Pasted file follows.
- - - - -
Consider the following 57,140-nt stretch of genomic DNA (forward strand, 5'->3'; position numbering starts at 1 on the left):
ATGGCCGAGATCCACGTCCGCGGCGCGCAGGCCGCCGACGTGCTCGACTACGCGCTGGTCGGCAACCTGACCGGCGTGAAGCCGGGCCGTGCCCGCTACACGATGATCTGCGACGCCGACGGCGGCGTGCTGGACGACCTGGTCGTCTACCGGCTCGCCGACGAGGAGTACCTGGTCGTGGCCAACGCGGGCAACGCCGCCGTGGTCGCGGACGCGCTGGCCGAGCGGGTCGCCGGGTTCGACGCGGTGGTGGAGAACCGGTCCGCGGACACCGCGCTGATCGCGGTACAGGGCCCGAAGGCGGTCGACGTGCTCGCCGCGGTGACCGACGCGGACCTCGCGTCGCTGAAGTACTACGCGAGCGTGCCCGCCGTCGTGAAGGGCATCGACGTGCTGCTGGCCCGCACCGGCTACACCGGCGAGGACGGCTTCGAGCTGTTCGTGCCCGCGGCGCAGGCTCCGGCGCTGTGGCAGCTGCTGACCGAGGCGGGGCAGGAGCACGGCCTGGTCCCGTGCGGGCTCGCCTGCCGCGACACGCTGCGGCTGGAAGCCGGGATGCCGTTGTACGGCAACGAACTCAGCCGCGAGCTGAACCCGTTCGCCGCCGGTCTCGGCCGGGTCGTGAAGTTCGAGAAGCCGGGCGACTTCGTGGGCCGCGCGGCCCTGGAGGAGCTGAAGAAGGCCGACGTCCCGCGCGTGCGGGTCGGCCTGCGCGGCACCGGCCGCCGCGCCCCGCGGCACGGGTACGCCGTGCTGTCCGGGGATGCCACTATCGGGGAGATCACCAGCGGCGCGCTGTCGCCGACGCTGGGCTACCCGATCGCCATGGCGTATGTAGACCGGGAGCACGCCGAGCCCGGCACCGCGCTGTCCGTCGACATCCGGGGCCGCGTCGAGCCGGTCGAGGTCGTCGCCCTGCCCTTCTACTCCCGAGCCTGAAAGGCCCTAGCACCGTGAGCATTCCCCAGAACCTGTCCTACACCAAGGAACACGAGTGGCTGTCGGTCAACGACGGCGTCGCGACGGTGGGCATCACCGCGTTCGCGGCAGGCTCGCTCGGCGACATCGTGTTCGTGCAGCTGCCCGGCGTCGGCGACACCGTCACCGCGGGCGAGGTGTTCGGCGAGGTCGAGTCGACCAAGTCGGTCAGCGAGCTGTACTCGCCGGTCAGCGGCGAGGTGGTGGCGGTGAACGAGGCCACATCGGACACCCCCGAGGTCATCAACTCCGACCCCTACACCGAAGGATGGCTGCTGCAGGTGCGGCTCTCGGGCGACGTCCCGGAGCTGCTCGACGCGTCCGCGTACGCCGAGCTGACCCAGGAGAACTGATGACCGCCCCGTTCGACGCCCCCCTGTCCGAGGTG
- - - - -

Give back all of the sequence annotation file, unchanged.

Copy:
Consider the following 57,140-nt stretch of genomic DNA (forward strand, 5'->3'; position numbering starts at 1 on the left):
ATGGCCGAGATCCACGTCCGCGGCGCGCAGGCCGCCGACGTGCTCGACTACGCGCTGGTCGGCAACCTGACCGGCGTGAAGCCGGGCCGTGCCCGCTACACGATGATCTGCGACGCCGACGGCGGCGTGCTGGACGACCTGGTCGTCTACCGGCTCGCCGACGAGGAGTACCTGGTCGTGGCCAACGCGGGCAACGCCGCCGTGGTCGCGGACGCGCTGGCCGAGCGGGTCGCCGGGTTCGACGCGGTGGTGGAGAACCGGTCCGCGGACACCGCGCTGATCGCGGTACAGGGCCCGAAGGCGGTCGACGTGCTCGCCGCGGTGACCGACGCGGACCTCGCGTCGCTGAAGTACTACGCGAGCGTGCCCGCCGTCGTGAAGGGCATCGACGTGCTGCTGGCCCGCACCGGCTACACCGGCGAGGACGGCTTCGAGCTGTTCGTGCCCGCGGCGCAGGCTCCGGCGCTGTGGCAGCTGCTGACCGAGGCGGGGCAGGAGCACGGCCTGGTCCCGTGCGGGCTCGCCTGCCGCGACACGCTGCGGCTGGAAGCCGGGATGCCGTTGTACGGCAACGAACTCAGCCGCGAGCTGAACCCGTTCGCCGCCGGTCTCGGCCGGGTCGTGAAGTTCGAGAAGCCGGGCGACTTCGTGGGCCGCGCGGCCCTGGAGGAGCTGAAGAAGGCCGACGTCCCGCGCGTGCGGGTCGGCCTGCGCGGCACCGGCCGCCGCGCCCCGCGGCACGGGTACGCCGTGCTGTCCGGGGATGCCACTATCGGGGAGATCACCAGCGGCGCGCTGTCGCCGACGCTGGGCTACCCGATCGCCATGGCGTATGTAGACCGGGAGCACGCCGAGCCCGGCACCGCGCTGTCCGTCGACATCCGGGGCCGCGTCGAGCCGGTCGAGGTCGTCGCCCTGCCCTTCTACTCCCGAGCCTGAAAGGCCCTAGCACCGTGAGCATTCCCCAGAACCTGTCCTACACCAAGGAACACGAGTGGCTGTCGGTCAACGACGGCGTCGCGACGGTGGGCATCACCGCGTTCGCGGCAGGCTCGCTCGGCGACATCGTGTTCGTGCAGCTGCCCGGCGTCGGCGACACCGTCACCGCGGGCGAGGTGTTCGGCGAGGTCGAGTCGACCAAGTCGGTCAGCGAGCTGTACTCGCCGGTCAGCGGCGAGGTGGTGGCGGTGAACGAGGCCACATCGGACACCCCCGAGGTCATCAACTCCGACCCCTACACCGAAGGATGGCTGCTGCAGGTGCGGCTCTCGGGCGACGTCCCGGAGCTGCTCGACGCGTCCGCGTACGCCGAGCTGACCCAGGAGAACTGATGACCGCCCCGTTCGACGCCCCCCTGTCCGAGGTG